Despite a strong speech from Greece PM showing willingness to reform, the authors are not impressed.
Then they ask:
If they are permitted to be candid, what choices would the IMF staff present to Greece?
They list 3 choices:
- Choice 1: True Fiscal Austerity – 10% of GDP, with further measures soon
- Choice 2: Sovereign default but keep the euro
- Choice 3: The IMF’s Plan B – Debt default and exit the eurozone
For Argentina, the third options worked. It was also into a kind of monetary union with a currency board. So after giving it up and defaulting on debt, Argentina started growing after 6 months of crisis management.
The next question is: Will IMF be strong enought to propose this plan?
The answer to all this seems very clear. The IMF will agree to another program that is very likely to fail, just like they did in Argentina. There are some obvious reasons why this is likely. One reason is that it is easy to hide behind a veil of probabilities. Of course there is some chance that Greece might make it out with little change, so why not wait and see if it works? The trouble is the odds, for Greece, are slim. It is impossible to say exactly what the odds are, but suffice it to say, Greece’s external debt and current fiscal difficulties, while tied into a fixed exchange rate regime, mean that nation needs far harsher adjustments than any of the sovereign major defaulters of the last 50 years. We cannot think of one comparable example of success. The social and political divisions in Greece, along with the penchant for debilitating strikes, also reduce the odds for success.
There are also powerful personal interests that will guide these decisions. Dominique Strauss-Kahn, current head of the IMF, is primarily focused on becoming the next President of France. It will not look good – to the French electorate – if the IMF is seen forcing a Greek default, nor if it demands that the Europeans provide over a hundred billion euros of long term financing. So, he surely wants to offer a lax short term program, which is backed up by promises for “greater austerity in the future if needed”. Greece will march on, mired in recession, with its debt stock growing as the IMF and EU fund them. The private sector, as in the case of Argentina, will simply not want to touch their debt. Dominique Strauss-Kahn can then declare his candidacy in early 2011, resign from the Fund, and let his successor force the true austerity – at which time Greece will suffer ever more under any solution.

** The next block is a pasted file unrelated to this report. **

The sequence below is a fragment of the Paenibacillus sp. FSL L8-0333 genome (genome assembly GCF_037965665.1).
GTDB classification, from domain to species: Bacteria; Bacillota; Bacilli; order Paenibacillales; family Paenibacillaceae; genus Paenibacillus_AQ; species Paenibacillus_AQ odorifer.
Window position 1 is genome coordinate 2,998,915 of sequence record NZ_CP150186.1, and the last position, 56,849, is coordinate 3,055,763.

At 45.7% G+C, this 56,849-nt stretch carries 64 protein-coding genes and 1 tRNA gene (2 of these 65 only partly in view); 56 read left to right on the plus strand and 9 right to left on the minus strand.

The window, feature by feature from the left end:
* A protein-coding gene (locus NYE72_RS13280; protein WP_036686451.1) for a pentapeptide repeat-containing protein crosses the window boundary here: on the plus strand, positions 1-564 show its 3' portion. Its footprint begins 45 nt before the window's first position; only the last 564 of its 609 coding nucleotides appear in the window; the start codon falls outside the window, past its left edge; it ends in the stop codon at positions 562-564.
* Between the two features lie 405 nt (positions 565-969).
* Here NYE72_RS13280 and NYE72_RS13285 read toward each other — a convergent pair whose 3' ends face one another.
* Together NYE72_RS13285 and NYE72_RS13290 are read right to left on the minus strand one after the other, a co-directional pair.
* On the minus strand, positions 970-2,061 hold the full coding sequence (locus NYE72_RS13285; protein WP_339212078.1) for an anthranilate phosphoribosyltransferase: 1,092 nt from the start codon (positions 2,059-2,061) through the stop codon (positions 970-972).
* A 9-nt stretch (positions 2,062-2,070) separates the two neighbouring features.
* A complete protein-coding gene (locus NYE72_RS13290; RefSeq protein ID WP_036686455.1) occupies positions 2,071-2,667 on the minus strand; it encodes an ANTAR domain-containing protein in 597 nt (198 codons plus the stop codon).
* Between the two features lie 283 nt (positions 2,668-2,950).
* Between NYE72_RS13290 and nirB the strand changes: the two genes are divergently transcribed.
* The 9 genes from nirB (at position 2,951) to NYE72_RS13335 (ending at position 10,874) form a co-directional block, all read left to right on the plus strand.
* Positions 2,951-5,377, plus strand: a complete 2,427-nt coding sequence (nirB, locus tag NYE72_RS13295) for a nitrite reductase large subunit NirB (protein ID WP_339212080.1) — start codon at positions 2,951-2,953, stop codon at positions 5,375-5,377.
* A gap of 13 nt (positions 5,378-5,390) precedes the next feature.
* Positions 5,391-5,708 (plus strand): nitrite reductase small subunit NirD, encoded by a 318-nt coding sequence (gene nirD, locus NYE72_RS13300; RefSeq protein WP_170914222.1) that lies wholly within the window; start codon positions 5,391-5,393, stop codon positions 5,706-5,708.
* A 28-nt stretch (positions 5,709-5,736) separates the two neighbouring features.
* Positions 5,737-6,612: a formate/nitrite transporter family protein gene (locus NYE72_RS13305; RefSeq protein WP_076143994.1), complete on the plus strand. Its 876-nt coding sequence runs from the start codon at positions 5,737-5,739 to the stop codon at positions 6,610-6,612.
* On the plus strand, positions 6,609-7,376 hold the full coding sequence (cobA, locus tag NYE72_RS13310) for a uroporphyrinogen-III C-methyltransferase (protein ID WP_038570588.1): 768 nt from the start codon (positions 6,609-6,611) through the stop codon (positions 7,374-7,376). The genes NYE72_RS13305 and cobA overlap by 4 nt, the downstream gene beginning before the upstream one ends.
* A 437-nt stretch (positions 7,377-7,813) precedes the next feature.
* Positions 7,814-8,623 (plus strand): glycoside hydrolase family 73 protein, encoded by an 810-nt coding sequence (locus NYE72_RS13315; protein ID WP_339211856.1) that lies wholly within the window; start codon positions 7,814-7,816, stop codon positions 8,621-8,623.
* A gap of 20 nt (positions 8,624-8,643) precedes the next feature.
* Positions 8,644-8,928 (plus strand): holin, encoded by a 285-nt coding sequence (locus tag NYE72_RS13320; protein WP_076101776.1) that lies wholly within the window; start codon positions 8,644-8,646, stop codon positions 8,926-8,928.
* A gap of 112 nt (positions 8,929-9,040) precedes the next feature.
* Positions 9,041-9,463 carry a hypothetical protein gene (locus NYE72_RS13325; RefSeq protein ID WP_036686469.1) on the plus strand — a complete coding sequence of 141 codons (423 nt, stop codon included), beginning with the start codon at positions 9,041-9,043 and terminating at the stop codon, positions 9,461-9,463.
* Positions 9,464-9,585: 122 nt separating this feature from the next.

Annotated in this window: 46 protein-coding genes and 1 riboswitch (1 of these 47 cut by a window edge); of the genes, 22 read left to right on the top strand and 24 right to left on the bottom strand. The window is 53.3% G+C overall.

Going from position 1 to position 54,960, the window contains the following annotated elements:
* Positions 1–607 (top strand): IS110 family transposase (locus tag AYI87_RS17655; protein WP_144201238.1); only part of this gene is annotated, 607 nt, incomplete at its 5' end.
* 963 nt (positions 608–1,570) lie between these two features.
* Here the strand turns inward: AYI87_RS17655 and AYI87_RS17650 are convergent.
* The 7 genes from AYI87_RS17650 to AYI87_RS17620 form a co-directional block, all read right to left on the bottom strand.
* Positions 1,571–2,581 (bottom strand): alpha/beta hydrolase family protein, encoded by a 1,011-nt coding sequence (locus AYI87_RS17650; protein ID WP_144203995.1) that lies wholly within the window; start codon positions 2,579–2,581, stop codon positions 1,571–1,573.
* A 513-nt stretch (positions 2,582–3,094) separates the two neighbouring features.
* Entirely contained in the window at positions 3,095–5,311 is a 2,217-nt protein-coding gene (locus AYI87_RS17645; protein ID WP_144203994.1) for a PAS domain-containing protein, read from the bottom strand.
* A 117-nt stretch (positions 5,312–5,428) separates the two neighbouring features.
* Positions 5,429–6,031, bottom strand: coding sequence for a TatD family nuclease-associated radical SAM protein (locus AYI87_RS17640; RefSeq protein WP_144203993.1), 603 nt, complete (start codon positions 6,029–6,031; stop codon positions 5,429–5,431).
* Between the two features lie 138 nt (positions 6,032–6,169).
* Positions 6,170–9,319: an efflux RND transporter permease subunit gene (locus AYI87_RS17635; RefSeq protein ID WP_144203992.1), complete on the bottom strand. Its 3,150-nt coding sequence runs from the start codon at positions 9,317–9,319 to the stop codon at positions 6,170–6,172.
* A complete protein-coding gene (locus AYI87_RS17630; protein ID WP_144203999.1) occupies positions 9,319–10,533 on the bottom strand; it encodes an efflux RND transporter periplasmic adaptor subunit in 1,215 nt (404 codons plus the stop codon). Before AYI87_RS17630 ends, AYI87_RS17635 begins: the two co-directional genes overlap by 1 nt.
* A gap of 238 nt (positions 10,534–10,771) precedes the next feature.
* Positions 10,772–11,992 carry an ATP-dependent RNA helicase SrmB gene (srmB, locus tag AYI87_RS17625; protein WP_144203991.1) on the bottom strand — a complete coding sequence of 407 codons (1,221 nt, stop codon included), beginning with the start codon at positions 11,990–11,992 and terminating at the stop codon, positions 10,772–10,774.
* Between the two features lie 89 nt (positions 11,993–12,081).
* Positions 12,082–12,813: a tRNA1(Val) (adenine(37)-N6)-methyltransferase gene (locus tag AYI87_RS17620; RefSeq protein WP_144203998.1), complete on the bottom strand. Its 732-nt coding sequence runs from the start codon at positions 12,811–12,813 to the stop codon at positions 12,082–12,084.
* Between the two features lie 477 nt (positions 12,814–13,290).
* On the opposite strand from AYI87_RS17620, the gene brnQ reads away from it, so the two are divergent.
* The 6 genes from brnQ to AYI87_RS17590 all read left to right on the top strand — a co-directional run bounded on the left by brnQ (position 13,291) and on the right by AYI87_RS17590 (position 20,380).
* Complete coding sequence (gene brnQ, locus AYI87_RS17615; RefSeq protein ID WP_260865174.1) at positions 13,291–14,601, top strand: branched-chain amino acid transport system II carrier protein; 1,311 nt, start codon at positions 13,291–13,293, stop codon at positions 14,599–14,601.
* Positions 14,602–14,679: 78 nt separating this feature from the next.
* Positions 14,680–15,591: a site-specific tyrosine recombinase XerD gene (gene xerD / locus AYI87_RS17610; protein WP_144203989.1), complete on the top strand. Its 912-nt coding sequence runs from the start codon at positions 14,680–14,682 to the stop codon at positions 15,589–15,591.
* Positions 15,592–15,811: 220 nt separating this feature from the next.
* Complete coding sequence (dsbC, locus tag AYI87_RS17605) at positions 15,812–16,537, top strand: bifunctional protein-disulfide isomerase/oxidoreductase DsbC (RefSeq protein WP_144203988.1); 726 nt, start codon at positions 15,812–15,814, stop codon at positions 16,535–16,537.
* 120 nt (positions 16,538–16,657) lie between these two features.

It is also in the interests of most other members of the euro zone to just “kick the can down the road”. The other debt laden periphery nations are naturally terrified of a Greek collapse that will spill over to their nations. They will now lobby hard for the IMF to be generous, and they will be satisfied with partial steps. Perhaps this will give them time to prepare, but more likely, they will just kick the can down the road themselves – as the Portuguese seem to be doing with their lax fiscal budget announced for 2010. These nations surely underestimate how much worse this may get, and they continue to suckle on the cheap credit window which the ECB has, until now, kept open to them.
So what next for Greece:
It all seems horribly reminiscent to those early days when Argentina slid towards a cruel collapse.
Need to read up IMF report on Argentina.